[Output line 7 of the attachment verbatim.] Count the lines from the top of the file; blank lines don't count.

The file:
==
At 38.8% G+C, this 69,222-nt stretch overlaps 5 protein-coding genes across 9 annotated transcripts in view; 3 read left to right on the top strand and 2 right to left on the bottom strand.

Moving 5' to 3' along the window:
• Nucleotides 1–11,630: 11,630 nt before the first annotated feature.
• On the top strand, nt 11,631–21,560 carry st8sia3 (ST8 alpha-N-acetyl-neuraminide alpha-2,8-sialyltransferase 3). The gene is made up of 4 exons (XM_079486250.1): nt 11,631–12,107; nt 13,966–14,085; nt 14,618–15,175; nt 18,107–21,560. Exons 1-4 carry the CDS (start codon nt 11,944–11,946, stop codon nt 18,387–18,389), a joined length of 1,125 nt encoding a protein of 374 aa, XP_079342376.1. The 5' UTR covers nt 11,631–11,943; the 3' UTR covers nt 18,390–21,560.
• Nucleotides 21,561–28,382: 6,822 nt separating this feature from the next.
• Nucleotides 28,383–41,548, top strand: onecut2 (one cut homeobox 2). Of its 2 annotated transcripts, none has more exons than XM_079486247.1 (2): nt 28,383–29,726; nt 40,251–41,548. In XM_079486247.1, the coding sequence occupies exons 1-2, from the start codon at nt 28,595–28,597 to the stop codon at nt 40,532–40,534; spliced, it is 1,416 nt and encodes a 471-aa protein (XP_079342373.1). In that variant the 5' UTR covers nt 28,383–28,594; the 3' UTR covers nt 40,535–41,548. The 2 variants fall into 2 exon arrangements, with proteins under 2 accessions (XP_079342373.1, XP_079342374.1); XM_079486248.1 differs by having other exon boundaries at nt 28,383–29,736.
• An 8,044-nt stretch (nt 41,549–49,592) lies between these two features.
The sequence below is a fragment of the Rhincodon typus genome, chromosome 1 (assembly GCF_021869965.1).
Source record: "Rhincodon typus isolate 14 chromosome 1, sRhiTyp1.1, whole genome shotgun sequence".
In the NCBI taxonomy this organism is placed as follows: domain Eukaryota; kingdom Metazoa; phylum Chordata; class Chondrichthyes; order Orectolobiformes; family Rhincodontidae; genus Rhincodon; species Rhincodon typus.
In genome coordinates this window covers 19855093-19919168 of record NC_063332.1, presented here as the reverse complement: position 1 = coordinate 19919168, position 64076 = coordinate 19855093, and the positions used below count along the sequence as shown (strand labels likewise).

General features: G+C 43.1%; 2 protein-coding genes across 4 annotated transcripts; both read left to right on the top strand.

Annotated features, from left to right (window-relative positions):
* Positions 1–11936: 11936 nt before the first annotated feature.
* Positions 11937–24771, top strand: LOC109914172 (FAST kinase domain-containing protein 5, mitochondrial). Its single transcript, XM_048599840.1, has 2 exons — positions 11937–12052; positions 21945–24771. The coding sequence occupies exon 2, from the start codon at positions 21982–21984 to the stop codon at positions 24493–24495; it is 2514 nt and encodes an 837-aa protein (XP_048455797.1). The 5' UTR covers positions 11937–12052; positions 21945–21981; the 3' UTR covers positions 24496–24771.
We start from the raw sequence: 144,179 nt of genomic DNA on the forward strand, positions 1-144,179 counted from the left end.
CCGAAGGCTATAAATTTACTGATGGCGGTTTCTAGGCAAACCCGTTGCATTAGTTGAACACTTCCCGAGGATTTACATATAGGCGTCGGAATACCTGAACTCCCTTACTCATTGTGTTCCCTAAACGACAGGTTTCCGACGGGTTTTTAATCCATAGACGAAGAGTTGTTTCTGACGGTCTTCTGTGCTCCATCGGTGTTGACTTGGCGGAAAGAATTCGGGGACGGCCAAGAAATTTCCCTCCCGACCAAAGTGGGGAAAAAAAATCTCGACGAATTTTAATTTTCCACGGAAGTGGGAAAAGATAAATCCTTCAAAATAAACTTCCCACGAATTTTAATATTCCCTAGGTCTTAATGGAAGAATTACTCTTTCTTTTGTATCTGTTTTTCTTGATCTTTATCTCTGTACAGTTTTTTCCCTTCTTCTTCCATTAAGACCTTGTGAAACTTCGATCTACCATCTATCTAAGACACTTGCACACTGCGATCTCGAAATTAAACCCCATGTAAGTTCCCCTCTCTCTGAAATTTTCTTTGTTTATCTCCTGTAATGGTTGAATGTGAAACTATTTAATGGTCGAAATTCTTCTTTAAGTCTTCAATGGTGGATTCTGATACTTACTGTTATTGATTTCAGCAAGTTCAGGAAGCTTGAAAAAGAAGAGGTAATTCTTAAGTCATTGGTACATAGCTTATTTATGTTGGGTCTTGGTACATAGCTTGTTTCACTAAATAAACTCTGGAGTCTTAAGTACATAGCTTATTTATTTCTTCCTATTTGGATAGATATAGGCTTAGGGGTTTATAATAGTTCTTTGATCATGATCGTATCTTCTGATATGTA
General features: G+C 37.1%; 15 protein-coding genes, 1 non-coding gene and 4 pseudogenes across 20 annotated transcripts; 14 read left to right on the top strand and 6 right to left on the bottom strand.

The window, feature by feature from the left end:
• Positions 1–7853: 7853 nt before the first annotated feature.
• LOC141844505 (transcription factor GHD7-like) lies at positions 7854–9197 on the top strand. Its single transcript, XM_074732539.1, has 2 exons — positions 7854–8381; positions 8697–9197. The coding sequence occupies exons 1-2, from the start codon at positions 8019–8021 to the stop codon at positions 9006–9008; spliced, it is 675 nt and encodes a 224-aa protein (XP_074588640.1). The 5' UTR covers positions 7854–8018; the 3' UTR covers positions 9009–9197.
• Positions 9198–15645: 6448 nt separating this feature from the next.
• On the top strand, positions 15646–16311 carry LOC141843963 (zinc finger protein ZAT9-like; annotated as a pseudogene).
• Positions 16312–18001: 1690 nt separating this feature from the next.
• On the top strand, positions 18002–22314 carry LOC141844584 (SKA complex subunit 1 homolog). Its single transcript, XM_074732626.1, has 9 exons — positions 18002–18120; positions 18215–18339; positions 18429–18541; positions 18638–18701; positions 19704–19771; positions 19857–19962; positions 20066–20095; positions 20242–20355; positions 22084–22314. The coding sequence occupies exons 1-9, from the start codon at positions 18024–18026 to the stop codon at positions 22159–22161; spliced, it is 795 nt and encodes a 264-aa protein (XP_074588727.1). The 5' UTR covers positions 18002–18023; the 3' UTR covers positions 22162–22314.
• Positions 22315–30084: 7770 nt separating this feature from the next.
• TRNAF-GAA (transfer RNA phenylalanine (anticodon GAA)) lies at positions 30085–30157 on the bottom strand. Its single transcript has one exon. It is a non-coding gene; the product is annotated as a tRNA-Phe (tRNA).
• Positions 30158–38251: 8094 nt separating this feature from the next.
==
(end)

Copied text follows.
• An 8,044-nt stretch (nt 41,549–49,592) lies between these two features.